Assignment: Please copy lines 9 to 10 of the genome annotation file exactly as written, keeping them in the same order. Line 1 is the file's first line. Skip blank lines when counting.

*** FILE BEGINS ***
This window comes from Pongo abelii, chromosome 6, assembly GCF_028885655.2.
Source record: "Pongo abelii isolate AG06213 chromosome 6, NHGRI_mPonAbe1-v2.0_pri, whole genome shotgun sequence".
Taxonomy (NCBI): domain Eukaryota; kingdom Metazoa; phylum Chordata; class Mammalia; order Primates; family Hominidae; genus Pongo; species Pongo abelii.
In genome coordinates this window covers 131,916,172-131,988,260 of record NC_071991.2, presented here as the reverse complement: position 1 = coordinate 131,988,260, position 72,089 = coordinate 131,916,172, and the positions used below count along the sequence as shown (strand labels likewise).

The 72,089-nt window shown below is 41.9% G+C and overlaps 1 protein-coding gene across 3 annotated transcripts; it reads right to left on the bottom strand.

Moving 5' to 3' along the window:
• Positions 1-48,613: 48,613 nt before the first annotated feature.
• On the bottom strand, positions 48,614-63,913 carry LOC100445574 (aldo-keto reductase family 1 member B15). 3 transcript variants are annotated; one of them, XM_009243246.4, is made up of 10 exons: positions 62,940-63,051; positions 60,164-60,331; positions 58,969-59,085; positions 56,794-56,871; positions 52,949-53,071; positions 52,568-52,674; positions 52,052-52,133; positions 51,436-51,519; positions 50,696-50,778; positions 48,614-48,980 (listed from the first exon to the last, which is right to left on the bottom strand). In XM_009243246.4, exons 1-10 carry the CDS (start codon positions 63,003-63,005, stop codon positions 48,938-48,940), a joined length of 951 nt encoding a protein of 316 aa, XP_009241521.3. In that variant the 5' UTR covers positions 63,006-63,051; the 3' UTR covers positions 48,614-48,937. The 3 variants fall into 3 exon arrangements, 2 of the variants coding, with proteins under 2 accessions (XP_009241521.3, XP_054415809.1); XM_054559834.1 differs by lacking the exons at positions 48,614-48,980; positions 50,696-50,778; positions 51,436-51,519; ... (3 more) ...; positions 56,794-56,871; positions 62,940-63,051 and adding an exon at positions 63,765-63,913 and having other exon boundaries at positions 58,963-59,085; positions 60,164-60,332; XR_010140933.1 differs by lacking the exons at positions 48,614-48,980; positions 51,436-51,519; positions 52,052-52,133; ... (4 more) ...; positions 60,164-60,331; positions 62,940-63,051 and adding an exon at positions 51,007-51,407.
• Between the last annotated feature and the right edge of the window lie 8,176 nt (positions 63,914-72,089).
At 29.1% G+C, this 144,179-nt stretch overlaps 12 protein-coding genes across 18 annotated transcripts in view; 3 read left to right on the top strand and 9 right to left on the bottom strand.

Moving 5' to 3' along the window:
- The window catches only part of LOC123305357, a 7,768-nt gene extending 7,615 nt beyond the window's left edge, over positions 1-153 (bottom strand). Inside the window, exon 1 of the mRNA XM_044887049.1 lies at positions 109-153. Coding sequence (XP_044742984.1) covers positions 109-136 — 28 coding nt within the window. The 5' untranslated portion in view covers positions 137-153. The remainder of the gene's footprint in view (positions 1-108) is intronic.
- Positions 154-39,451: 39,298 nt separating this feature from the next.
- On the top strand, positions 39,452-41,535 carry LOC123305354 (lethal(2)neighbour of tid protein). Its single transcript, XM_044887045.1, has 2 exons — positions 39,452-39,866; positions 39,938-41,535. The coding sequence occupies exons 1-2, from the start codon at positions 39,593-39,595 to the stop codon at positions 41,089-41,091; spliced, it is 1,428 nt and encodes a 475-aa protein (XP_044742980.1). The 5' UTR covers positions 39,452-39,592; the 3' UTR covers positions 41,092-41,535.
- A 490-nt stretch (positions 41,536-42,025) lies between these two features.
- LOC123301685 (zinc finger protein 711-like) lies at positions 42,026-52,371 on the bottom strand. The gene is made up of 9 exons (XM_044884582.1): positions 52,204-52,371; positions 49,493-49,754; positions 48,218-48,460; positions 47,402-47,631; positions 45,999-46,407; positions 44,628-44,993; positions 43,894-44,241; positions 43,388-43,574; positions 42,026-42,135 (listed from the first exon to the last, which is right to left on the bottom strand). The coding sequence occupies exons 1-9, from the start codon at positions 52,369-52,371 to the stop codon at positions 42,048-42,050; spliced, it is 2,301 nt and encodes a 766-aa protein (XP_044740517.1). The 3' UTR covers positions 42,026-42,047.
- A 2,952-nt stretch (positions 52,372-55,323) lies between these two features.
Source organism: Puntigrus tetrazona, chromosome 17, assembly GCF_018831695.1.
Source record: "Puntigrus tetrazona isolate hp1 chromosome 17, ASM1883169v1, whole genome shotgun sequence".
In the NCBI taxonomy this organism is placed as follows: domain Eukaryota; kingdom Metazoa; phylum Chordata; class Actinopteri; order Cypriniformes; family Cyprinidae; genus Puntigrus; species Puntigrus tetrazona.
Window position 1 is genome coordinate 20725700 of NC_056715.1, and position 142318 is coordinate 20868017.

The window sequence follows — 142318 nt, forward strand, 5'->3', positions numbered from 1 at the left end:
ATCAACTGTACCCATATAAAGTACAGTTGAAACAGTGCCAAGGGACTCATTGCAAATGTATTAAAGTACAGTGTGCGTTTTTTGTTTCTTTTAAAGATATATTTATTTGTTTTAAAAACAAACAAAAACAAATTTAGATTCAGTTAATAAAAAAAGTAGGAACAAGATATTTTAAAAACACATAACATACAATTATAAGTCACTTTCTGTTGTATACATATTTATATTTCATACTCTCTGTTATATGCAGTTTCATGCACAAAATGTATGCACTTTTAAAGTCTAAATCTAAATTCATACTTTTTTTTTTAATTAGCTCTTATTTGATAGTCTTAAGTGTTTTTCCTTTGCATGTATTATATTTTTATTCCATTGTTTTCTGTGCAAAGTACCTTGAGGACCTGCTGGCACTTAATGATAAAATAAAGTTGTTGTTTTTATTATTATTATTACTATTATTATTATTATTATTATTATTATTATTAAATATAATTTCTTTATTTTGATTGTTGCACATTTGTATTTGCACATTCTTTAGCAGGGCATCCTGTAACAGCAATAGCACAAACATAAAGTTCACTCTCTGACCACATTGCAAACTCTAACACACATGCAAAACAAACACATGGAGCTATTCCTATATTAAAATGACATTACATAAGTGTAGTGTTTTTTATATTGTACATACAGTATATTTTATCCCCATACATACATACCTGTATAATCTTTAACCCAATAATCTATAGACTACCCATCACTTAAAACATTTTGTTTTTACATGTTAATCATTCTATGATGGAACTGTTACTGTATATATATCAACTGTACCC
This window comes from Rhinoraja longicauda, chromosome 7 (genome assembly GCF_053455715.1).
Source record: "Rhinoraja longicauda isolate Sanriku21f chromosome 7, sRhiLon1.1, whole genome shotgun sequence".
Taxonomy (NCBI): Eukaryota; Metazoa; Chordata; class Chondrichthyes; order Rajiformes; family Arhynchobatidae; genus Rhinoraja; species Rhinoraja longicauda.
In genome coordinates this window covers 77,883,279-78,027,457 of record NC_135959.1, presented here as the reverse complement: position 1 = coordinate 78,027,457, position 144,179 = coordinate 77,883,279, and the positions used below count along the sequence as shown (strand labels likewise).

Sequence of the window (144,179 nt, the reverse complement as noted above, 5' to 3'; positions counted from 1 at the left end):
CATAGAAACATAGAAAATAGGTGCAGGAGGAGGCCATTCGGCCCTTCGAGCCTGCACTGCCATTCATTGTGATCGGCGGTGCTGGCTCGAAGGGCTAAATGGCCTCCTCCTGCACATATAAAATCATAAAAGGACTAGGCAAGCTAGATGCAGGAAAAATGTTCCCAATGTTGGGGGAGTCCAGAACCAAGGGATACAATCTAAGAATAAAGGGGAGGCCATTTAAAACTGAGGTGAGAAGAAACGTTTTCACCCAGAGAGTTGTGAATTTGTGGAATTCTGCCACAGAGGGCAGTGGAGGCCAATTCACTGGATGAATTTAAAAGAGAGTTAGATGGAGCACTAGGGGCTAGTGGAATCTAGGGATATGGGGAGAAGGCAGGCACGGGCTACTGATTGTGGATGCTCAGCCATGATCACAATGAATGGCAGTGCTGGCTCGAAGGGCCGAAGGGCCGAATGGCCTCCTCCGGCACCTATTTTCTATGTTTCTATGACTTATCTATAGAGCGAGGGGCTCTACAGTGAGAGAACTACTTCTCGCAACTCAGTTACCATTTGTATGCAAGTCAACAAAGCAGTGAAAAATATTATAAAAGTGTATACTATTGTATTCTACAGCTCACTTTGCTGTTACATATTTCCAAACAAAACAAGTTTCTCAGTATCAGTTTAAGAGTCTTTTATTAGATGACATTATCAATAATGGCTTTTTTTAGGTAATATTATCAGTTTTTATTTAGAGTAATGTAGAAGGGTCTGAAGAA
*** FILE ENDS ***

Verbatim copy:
• Between the last annotated feature and the right edge of the window lie 8,176 nt (positions 63,914-72,089).
At 29.1% G+C, this 144,179-nt stretch overlaps 12 protein-coding genes across 18 annotated transcripts in view; 3 read left to right on the top strand and 9 right to left on the bottom strand.